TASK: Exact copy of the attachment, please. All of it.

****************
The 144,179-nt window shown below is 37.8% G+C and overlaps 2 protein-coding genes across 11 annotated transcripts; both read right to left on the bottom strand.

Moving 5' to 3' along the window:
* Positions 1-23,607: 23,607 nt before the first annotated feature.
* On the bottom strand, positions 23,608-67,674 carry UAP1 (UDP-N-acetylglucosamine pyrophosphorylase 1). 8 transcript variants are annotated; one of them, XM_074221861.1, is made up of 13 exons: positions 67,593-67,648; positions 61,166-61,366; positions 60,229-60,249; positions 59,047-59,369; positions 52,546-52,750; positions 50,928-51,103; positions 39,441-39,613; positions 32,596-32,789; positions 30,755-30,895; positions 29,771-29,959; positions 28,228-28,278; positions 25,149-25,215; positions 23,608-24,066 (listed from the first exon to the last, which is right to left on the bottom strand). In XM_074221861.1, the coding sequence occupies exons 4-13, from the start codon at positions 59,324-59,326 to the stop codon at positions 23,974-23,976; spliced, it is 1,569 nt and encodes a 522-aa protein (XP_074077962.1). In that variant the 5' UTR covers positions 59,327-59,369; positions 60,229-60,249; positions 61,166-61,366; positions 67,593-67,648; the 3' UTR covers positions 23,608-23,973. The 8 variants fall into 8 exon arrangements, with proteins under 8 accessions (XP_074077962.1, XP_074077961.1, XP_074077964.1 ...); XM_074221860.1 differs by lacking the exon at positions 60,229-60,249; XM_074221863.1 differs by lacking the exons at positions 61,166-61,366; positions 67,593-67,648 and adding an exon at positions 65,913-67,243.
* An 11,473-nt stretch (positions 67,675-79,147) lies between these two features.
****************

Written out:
The 144,179-nt window shown below is 37.8% G+C and overlaps 2 protein-coding genes across 11 annotated transcripts; both read right to left on the bottom strand.

Moving 5' to 3' along the window:
* Positions 1-23,607: 23,607 nt before the first annotated feature.
* On the bottom strand, positions 23,608-67,674 carry UAP1 (UDP-N-acetylglucosamine pyrophosphorylase 1). 8 transcript variants are annotated; one of them, XM_074221861.1, is made up of 13 exons: positions 67,593-67,648; positions 61,166-61,366; positions 60,229-60,249; positions 59,047-59,369; positions 52,546-52,750; positions 50,928-51,103; positions 39,441-39,613; positions 32,596-32,789; positions 30,755-30,895; positions 29,771-29,959; positions 28,228-28,278; positions 25,149-25,215; positions 23,608-24,066 (listed from the first exon to the last, which is right to left on the bottom strand). In XM_074221861.1, the coding sequence occupies exons 4-13, from the start codon at positions 59,324-59,326 to the stop codon at positions 23,974-23,976; spliced, it is 1,569 nt and encodes a 522-aa protein (XP_074077962.1). In that variant the 5' UTR covers positions 59,327-59,369; positions 60,229-60,249; positions 61,166-61,366; positions 67,593-67,648; the 3' UTR covers positions 23,608-23,973. The 8 variants fall into 8 exon arrangements, with proteins under 8 accessions (XP_074077962.1, XP_074077961.1, XP_074077964.1 ...); XM_074221860.1 differs by lacking the exon at positions 60,229-60,249; XM_074221863.1 differs by lacking the exons at positions 61,166-61,366; positions 67,593-67,648 and adding an exon at positions 65,913-67,243.
* An 11,473-nt stretch (positions 67,675-79,147) lies between these two features.